Something exciting happened related to the original Epic Goal Celebration Hack project! ESPN did a mini-documentary on it with our friends at Hodge Films. It was quite a fun experience at the end result is really nice!
Check it out below!
I love plants. I’m not quite sure why, but over the recent years, it’s been a growing love affair; pun intended.
I’m lucky to have room on my rooftop to grow lots of veggies in the summer. I’ve been building up capacity and I’m now up to 7 irrigated containers. I even managed to grow corn that was 9+ feet tall during my first summer! I’m now engaged in a ruthless battle with our beloved squirrels over domination of the garden’s bounty.
However, each year as our Montréal winter drew closer, I watched, powerless, as my once strong crops wrinkled away. This got me interested in finding out what my options were when it came to growing veggies indoors, and that lead me to hydroponics.
There is a sustainable development aspect to all of this which I find quite interesting. Growing most of the food we need locally seems like something we will have to do as a society pretty soon. I’ve been a big fan of Lufa Farms, who have been pioneers in that area, ever since they started. There are similar initiatives in most major cities. This technology is even being put in containers that are then shipped to the arctic to grow fresh food in the most arid climate on the planet!
This post isn’t an exact step-by-step guide. There is lots to know and learn, and great resources already exist online. Here, I’m going to take you through my journey and point you to relevant resources along the way.
I recently gave a talk at PyCon Canada 2015 in Toronto about the Epic NHL goal celebration hack with a hue light show and real-time machine learning blog post.
In a hurry? Go straight to the graphs.
Two weeks ago was Back To The Future Day. October 21st, 2015 is the day Marty and Doc Brown travel to at the beginning of the second movie. The future is now the past. There were worldwide celebrations and jokes, from the Queensland police deploying a hoverboard unit, Universal Pictures releasing a Jaws 19 trailer and even Health Canada issuing an official recall notice of DeLorean DMC-12 because of a flux capacitor defect that could prevent the car from traveling through time.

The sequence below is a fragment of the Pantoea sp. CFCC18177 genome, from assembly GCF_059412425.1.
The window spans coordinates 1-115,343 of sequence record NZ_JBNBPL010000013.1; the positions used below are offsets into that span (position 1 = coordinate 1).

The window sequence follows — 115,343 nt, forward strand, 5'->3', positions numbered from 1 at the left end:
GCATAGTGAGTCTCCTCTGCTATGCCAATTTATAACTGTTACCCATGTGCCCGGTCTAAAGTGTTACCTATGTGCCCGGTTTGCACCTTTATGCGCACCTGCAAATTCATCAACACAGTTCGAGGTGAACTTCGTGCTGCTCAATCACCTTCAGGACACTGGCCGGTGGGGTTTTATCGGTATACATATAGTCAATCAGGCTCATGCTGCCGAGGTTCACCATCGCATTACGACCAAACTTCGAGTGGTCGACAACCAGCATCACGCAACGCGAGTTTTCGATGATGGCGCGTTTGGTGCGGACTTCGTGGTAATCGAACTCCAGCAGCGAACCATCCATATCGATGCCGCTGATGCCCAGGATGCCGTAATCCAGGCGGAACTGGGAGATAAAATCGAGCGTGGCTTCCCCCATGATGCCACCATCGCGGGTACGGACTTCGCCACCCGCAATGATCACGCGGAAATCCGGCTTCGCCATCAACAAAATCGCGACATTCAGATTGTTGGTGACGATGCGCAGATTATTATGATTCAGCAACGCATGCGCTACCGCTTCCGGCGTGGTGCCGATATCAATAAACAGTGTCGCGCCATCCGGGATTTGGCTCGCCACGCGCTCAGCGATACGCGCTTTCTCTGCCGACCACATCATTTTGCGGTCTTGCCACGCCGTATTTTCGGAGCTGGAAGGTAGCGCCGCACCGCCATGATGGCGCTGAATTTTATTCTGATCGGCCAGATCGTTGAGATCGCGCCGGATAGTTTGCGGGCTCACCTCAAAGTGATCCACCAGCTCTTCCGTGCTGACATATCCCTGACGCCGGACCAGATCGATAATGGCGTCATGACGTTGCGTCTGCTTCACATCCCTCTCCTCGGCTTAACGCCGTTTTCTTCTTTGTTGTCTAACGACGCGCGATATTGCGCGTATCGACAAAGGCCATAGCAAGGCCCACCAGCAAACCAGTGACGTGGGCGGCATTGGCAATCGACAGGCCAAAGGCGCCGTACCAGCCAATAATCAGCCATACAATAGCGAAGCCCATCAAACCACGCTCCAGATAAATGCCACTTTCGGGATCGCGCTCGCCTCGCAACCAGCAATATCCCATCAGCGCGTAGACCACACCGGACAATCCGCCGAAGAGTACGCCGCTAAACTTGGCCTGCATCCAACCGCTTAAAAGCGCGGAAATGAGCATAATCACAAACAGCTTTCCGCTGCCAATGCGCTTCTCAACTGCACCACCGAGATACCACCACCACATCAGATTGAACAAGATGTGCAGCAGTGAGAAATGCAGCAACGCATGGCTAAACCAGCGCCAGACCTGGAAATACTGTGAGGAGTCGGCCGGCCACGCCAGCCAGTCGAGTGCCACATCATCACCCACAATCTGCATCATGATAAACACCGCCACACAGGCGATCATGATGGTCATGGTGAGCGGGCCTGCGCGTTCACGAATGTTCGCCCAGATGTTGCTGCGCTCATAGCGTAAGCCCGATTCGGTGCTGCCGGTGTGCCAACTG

I love the trilogy and as many people probably did that week, I rewatched the movies. I also wondered if there was any fun BTTF data science project I could do. While watching the climactic sequence at the end of the third movie, I realized that as the steam locomotive pushes the DeLorean down the tracks, we get many data points as to the speed of the DeLorean. Marty is essentially reciting a dataset, all the way from 1885.
That made me ask the 1.21 Giga Watts question: Do they really make it to 88 miles per hour before they run out of tracks?
The 2015 Canadian federal election is in its final stretch and college and I thought it would be a great opportunity to collect some data and do some machine learning. Citizen data science in action!
In Montréal this time of year, the city literally stops and everyone starts talking, thinking and dreaming about a single thing: the Stanley Cup Playoffs. Even most of those who don’t normally care the least bit about hockey transform into die hard fans of the Montréal Canadiens, or the Habs like we also call them.
Below is a Youtube clip of the epic goal celebration hack in action. In a single sentence, I trained a machine learning model to detect in real-time that a goal was just scored by the Habs based on the live audio feed of a game and to trigger a light show using Philips hues in my living room.
The rest of this post explains each step that was involved in putting this together. A full architecture diagram is available if you want to follow along.